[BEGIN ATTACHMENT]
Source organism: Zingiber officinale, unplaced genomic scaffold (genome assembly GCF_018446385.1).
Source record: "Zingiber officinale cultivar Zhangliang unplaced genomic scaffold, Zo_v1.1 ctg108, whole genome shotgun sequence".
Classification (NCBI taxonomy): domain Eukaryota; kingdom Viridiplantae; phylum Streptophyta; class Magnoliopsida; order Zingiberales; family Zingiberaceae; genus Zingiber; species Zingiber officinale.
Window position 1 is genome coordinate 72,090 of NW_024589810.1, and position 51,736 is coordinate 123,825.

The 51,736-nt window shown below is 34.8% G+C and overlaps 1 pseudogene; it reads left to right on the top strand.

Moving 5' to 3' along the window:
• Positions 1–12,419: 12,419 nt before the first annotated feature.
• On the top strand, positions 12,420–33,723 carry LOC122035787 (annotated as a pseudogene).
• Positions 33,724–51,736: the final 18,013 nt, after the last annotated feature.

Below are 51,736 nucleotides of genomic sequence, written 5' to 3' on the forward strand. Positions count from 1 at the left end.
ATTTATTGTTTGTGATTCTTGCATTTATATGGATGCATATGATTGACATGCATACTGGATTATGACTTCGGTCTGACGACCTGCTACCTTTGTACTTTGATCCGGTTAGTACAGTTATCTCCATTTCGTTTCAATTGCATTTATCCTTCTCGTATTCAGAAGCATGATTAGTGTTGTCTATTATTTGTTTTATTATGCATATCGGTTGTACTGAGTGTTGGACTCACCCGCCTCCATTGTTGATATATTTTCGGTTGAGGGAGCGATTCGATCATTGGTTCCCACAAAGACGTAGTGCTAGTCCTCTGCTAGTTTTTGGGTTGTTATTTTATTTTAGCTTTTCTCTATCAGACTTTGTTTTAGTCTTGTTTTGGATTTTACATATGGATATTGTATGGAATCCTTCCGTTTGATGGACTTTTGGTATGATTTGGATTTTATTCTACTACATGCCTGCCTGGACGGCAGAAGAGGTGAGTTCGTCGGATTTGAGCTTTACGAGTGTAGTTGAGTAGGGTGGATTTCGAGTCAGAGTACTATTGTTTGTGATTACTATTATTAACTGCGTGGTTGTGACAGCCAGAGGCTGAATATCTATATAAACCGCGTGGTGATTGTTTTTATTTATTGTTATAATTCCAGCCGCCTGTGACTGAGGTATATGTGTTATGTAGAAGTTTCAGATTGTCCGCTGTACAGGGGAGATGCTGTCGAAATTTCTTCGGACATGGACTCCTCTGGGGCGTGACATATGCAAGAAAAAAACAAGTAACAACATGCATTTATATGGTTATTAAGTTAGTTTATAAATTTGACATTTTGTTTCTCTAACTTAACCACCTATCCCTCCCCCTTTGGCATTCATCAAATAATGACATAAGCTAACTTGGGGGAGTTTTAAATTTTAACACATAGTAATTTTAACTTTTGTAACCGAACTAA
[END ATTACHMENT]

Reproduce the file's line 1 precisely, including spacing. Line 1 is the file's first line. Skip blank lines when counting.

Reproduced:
Source organism: Zingiber officinale, unplaced genomic scaffold (genome assembly GCF_018446385.1).